We borrowed a sheet of proper origami paper (it was square, for a start...) from a couple who were busy trying to remember how to make paper cranes, and produced from memory a pink bird that was rather superior to the earlier efforts; practice makes perfect! This one we did leave behind to decorate the reactor fence.
On the far side of the reactor site we followed the path up through an ancient wood, now sealed off with shiny new fencing and brand-new warning signs (which we were later informed had no legal force). At one point an alarming crashing of branches on the far side of the fence turned out to be an eager Alsatian guard-dog dragging his handler through the woods — possibly in quest of trespassers!
From the signpost at the crest of the wood it was only a short walk back to the main gates, where people were beginning to filter back to their cars in the afternoon sun as the twenty-four-hour blockade brigade were settling in for the long haul. We admired (and patronised) the striking Thunderbox portable composting toilet, a miracle of green organisation which resembled nothing so much as a child's wooden playhouse.
The Nuclear White Elephant was still parked in the lane, an ingenious piece of papier-mâché construction. Later on we saw it departing behind its bicycle power supply, busily flashing and emitting a warning sound.
A former nuclear power worker spoke to the crowd, assuring them that if he could be converted to fervent opposition, then anyone could — an apostasy that was fervently received. Banners lined the hedgerows, including one that had evidently been painted by a talented artist: "COMING SOON: Hinkley, sequel to Fukushima".
We met and talked to Peter Le Mare (of Little Peace Boat fame) who had come up from Penzance and was planning to spend the night camped out at Hinkley Point. And then just as the 24-hour-blockade brigade were starting to settle down to an evening meal and the rest of the demonstrators were drifting homewards, the most interesting part of the day started, which was a guided tour over the nature reserve area which was due to be affected by the new development.
Our guide was one of the members of the group that had occupied an old barn on the site until they were evicted by court order, and he was able to show us around the area with intimate personal knowledge of every hedgerow and skylark meadow. We were shadowed from a distance by an off-road vehicle that could be seen bouncing over the fields in its haste to get round in front of us every time they worked out where we were going: we were also subject to surveillance from a threatening CCTV tower that had been hurriedly flung up in the middle of a field to focus on the occupied barn, and which swivelled to track every move we made in a very Orwellian fashion.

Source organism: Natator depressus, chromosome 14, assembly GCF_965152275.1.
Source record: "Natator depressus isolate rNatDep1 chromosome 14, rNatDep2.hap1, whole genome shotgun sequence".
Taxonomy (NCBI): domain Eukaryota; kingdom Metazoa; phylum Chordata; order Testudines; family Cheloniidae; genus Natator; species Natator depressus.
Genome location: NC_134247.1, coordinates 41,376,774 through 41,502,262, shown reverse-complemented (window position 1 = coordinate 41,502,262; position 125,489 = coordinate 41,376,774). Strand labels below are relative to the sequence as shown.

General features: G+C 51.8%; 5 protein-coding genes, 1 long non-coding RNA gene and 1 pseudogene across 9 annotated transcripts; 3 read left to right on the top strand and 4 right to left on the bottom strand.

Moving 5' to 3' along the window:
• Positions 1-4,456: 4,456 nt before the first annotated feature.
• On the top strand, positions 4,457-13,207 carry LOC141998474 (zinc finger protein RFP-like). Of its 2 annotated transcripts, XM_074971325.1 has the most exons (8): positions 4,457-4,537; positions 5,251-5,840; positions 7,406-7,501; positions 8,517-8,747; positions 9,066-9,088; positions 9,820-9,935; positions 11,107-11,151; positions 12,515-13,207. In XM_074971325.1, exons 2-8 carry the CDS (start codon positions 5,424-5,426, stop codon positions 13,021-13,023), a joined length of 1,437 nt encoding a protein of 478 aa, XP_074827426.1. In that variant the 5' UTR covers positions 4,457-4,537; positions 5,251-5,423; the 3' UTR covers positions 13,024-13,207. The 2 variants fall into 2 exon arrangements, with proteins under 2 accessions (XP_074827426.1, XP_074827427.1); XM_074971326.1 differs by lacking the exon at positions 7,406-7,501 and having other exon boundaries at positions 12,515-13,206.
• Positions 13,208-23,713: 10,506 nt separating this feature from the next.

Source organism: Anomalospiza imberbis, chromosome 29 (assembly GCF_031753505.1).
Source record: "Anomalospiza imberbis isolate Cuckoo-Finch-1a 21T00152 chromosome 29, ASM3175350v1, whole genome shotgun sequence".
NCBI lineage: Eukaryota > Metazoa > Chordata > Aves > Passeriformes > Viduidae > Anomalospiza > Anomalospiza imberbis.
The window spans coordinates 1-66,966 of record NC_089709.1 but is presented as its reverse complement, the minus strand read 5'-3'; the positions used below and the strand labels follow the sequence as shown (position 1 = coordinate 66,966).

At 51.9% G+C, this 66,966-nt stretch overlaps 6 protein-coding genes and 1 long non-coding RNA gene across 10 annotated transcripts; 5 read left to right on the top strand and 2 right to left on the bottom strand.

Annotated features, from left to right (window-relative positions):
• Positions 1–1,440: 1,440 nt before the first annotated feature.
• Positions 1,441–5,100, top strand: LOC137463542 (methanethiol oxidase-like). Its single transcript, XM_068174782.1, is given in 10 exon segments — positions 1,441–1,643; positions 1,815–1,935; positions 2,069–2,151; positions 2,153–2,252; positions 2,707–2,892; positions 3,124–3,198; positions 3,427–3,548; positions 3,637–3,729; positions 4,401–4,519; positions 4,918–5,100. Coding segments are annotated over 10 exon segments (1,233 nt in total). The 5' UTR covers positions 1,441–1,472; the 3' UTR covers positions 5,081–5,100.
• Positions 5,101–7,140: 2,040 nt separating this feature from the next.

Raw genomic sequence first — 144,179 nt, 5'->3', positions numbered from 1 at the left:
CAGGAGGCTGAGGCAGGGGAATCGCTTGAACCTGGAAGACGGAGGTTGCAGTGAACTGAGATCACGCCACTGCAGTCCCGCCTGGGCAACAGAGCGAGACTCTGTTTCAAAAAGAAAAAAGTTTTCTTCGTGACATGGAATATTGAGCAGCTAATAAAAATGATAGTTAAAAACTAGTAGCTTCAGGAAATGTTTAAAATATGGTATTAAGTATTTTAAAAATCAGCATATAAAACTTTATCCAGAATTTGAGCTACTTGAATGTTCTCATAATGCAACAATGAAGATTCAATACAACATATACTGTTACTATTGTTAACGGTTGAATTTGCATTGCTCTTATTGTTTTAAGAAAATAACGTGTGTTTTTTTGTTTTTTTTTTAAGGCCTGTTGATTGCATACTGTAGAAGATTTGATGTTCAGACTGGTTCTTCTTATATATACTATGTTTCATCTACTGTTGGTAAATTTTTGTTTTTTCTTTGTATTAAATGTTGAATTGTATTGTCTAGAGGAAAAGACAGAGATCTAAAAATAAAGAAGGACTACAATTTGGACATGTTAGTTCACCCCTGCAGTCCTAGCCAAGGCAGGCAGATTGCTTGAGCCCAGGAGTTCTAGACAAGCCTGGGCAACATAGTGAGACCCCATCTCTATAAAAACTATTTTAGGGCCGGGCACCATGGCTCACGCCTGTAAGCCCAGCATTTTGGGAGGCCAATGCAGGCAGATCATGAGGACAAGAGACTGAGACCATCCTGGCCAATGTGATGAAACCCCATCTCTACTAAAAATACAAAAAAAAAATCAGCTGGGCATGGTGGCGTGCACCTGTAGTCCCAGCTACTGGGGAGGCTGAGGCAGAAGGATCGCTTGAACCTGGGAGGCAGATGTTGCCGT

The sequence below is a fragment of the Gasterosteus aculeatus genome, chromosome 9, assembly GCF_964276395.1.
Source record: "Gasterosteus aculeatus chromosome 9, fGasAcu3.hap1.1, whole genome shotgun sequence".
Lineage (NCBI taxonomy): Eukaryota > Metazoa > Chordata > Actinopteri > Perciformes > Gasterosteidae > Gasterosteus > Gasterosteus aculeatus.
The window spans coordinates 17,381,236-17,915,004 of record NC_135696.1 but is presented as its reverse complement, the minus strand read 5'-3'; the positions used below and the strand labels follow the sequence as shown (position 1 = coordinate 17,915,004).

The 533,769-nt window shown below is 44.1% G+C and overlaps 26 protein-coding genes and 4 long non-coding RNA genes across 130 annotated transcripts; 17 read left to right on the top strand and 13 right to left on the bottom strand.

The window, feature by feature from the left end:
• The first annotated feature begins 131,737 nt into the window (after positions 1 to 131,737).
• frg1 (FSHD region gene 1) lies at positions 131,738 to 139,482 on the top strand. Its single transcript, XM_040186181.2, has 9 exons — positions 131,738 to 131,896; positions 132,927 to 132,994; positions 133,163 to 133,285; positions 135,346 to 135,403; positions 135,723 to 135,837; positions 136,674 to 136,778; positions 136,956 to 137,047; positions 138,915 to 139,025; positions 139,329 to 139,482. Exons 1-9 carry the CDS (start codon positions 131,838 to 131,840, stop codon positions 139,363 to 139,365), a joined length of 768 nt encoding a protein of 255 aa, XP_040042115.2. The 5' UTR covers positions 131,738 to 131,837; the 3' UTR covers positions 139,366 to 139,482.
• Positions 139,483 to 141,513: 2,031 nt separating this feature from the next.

We were taken to see the barn (which had been fenced off)and had it scrupulously explained to us that while those named in the injunction were of course not permitted to re-occupy the building, there was nothing in law forbidding anyone else from doing it.... Time was growing short to get back to our coach for the return to London, so we hurried on; but behind us, a sizeable proportion of the crowd chose to amass in front of the barn and throw all their weight upon the offending fence, which bent and then gave way altogether under this remorseless pressure. There was a certain air about it of the storming of the Bastille.
Cries went up for someone to climb the roof; but the security guards had been summoned and were rapidly arriving, so with discretion proving the better part of valour the barn was re-evacuated.
With time getting on, the party had to split. The main group went down towards the sea to visit the ancient wildwood, while the Ambling Band led the remainder along the route back to the main gates of the power station — somewhat to our relief, as we only had half an hour left to return to the coach and didn't want to get lost! But there was no danger of that while we could simply follow the music, so like the children of Hamelin we were drawn after the bright pink instruments and the cheerful (and sometimes cheeky) melodies; and thence all the way back to the car-park and home in the gathering dark.